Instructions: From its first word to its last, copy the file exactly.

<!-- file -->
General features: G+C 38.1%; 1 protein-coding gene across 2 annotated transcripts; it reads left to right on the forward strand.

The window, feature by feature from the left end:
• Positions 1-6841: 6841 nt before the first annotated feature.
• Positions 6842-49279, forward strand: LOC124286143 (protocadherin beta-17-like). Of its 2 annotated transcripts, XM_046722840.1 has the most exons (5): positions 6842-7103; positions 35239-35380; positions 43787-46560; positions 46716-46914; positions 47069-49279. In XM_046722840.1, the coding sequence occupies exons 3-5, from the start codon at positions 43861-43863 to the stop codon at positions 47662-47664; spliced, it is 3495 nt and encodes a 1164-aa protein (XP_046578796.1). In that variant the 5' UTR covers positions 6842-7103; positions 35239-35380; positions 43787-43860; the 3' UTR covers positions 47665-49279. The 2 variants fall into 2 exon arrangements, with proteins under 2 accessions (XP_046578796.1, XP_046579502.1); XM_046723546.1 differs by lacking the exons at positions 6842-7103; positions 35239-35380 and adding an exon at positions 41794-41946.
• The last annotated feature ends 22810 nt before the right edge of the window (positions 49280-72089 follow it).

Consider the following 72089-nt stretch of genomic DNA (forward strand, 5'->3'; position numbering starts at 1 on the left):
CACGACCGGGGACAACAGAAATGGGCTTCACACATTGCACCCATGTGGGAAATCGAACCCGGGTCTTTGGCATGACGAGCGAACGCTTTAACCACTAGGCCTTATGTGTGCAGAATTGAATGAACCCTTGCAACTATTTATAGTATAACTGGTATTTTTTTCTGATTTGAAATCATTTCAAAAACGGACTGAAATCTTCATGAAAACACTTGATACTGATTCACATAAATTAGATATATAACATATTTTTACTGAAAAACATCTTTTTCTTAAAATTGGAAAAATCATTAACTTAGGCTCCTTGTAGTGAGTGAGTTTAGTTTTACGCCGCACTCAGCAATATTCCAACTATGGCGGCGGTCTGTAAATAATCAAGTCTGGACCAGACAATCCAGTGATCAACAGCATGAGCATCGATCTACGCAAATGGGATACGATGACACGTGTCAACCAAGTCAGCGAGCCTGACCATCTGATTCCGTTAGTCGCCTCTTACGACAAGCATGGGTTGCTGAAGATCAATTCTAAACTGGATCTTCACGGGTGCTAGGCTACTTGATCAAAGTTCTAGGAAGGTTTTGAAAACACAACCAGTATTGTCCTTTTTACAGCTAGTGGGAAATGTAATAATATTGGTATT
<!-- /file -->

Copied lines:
General features: G+C 38.1%; 1 protein-coding gene across 2 annotated transcripts; it reads left to right on the forward strand.

The window, feature by feature from the left end:
• Positions 1-6841: 6841 nt before the first annotated feature.
• Positions 6842-49279, forward strand: LOC124286143 (protocadherin beta-17-like). Of its 2 annotated transcripts, XM_046722840.1 has the most exons (5): positions 6842-7103; positions 35239-35380; positions 43787-46560; positions 46716-46914; positions 47069-49279. In XM_046722840.1, the coding sequence occupies exons 3-5, from the start codon at positions 43861-43863 to the stop codon at positions 47662-47664; spliced, it is 3495 nt and encodes a 1164-aa protein (XP_046578796.1). In that variant the 5' UTR covers positions 6842-7103; positions 35239-35380; positions 43787-43860; the 3' UTR covers positions 47665-49279. The 2 variants fall into 2 exon arrangements, with proteins under 2 accessions (XP_046578796.1, XP_046579502.1); XM_046723546.1 differs by lacking the exons at positions 6842-7103; positions 35239-35380 and adding an exon at positions 41794-41946.
• The last annotated feature ends 22810 nt before the right edge of the window (positions 49280-72089 follow it).

Consider the following 72089-nt stretch of genomic DNA (forward strand, 5'->3'; position numbering starts at 1 on the left):
CACGACCGGGGACAACAGAAATGGGCTTCACACATTGCACCCATGTGGGAAATCGAACCCGGGTCTTTGGCATGACGAGCGAACGCTTTAACCACTAGGCCTTATGTGTGCAGAATTGAATGAACCCTTGCAACTATTTATAGTATAACTGGTATTTTTTTCTGATTTGAAATCATTTCAAAAACGGACTGAAATCTTCATGAAAACACTTGATACTGATTCACATAAATTAGATATATAACATATTTTTACTGAAAAACATCTTTTTCTTAAAATTGGAAAAATCATTAACTTAGGCTCCTTGTAGTGAGTGAGTTTAGTTTTACGCCGCACTCAGCAATATTCCAACTATGGCGGCGGTCTGTAAATAATCAAGTCTGGACCAGACAATCCAGTGATCAACAGCATGAGCATCGATCTACGCAAATGGGATACGATGACACGTGTCAACCAAGTCAGCGAGCCTGACCATCTGATTCCGTTAGTCGCCTCTTACGACAAGCATGGGTTGCTGAAGATCAATTCTAAACTGGATCTTCACGGGTGCTAGGCTACTTGATCAAAGTTCTAGGAAGGTTTTGAAAACACAACCAGTATTGTCCTTTTTACAGCTAGTGGGAAATGTAATAATATTGGTATT